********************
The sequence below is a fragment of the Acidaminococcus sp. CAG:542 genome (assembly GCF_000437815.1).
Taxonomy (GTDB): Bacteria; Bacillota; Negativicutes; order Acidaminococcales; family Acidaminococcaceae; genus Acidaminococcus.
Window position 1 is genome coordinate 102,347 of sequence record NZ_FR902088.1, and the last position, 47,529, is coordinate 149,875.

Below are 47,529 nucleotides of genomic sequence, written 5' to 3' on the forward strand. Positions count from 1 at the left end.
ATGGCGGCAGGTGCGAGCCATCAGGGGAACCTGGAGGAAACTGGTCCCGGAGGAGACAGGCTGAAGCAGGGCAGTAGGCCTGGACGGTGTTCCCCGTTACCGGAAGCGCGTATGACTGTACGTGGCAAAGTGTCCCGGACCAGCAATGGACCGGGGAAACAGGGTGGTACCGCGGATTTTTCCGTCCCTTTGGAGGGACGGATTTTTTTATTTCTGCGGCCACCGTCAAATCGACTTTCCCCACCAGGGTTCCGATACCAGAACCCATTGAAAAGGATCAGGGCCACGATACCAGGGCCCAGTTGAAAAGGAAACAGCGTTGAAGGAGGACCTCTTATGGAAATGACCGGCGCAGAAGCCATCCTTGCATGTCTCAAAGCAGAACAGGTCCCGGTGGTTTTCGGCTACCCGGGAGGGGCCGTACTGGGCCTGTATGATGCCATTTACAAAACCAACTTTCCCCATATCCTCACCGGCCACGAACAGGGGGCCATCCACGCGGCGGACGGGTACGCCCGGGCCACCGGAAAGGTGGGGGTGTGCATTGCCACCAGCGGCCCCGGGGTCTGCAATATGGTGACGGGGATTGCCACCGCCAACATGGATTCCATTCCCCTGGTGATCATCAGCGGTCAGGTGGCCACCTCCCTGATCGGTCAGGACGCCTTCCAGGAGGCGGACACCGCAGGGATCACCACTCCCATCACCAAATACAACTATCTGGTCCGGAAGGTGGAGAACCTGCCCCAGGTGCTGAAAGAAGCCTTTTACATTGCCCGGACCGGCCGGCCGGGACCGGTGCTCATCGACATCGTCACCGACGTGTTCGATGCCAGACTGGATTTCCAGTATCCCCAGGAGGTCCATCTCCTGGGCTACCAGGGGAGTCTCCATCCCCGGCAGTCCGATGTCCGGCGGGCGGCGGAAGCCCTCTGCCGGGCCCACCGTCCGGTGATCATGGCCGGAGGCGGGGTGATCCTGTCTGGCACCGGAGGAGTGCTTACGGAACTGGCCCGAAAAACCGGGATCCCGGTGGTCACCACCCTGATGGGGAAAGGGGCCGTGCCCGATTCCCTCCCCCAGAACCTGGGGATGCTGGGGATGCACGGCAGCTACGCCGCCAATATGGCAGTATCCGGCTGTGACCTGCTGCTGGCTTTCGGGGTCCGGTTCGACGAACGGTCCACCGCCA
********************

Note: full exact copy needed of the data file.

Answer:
The sequence below is a fragment of the Acidaminococcus sp. CAG:542 genome (assembly GCF_000437815.1).
Taxonomy (GTDB): Bacteria; Bacillota; Negativicutes; order Acidaminococcales; family Acidaminococcaceae; genus Acidaminococcus.
Window position 1 is genome coordinate 102,347 of sequence record NZ_FR902088.1, and the last position, 47,529, is coordinate 149,875.

Below are 47,529 nucleotides of genomic sequence, written 5' to 3' on the forward strand. Positions count from 1 at the left end.
ATGGCGGCAGGTGCGAGCCATCAGGGGAACCTGGAGGAAACTGGTCCCGGAGGAGACAGGCTGAAGCAGGGCAGTAGGCCTGGACGGTGTTCCCCGTTACCGGAAGCGCGTATGACTGTACGTGGCAAAGTGTCCCGGACCAGCAATGGACCGGGGAAACAGGGTGGTACCGCGGATTTTTCCGTCCCTTTGGAGGGACGGATTTTTTTATTTCTGCGGCCACCGTCAAATCGACTTTCCCCACCAGGGTTCCGATACCAGAACCCATTGAAAAGGATCAGGGCCACGATACCAGGGCCCAGTTGAAAAGGAAACAGCGTTGAAGGAGGACCTCTTATGGAAATGACCGGCGCAGAAGCCATCCTTGCATGTCTCAAAGCAGAACAGGTCCCGGTGGTTTTCGGCTACCCGGGAGGGGCCGTACTGGGCCTGTATGATGCCATTTACAAAACCAACTTTCCCCATATCCTCACCGGCCACGAACAGGGGGCCATCCACGCGGCGGACGGGTACGCCCGGGCCACCGGAAAGGTGGGGGTGTGCATTGCCACCAGCGGCCCCGGGGTCTGCAATATGGTGACGGGGATTGCCACCGCCAACATGGATTCCATTCCCCTGGTGATCATCAGCGGTCAGGTGGCCACCTCCCTGATCGGTCAGGACGCCTTCCAGGAGGCGGACACCGCAGGGATCACCACTCCCATCACCAAATACAACTATCTGGTCCGGAAGGTGGAGAACCTGCCCCAGGTGCTGAAAGAAGCCTTTTACATTGCCCGGACCGGCCGGCCGGGACCGGTGCTCATCGACATCGTCACCGACGTGTTCGATGCCAGACTGGATTTCCAGTATCCCCAGGAGGTCCATCTCCTGGGCTACCAGGGGAGTCTCCATCCCCGGCAGTCCGATGTCCGGCGGGCGGCGGAAGCCCTCTGCCGGGCCCACCGTCCGGTGATCATGGCCGGAGGCGGGGTGATCCTGTCTGGCACCGGAGGAGTGCTTACGGAACTGGCCCGAAAAACCGGGATCCCGGTGGTCACCACCCTGATGGGGAAAGGGGCCGTGCCCGATTCCCTCCCCCAGAACCTGGGGATGCTGGGGATGCACGGCAGCTACGCCGCCAATATGGCAGTATCCGGCTGTGACCTGCTGCTGGCTTTCGGGGTCCGGTTCGACGAACGGTCCACCGCCA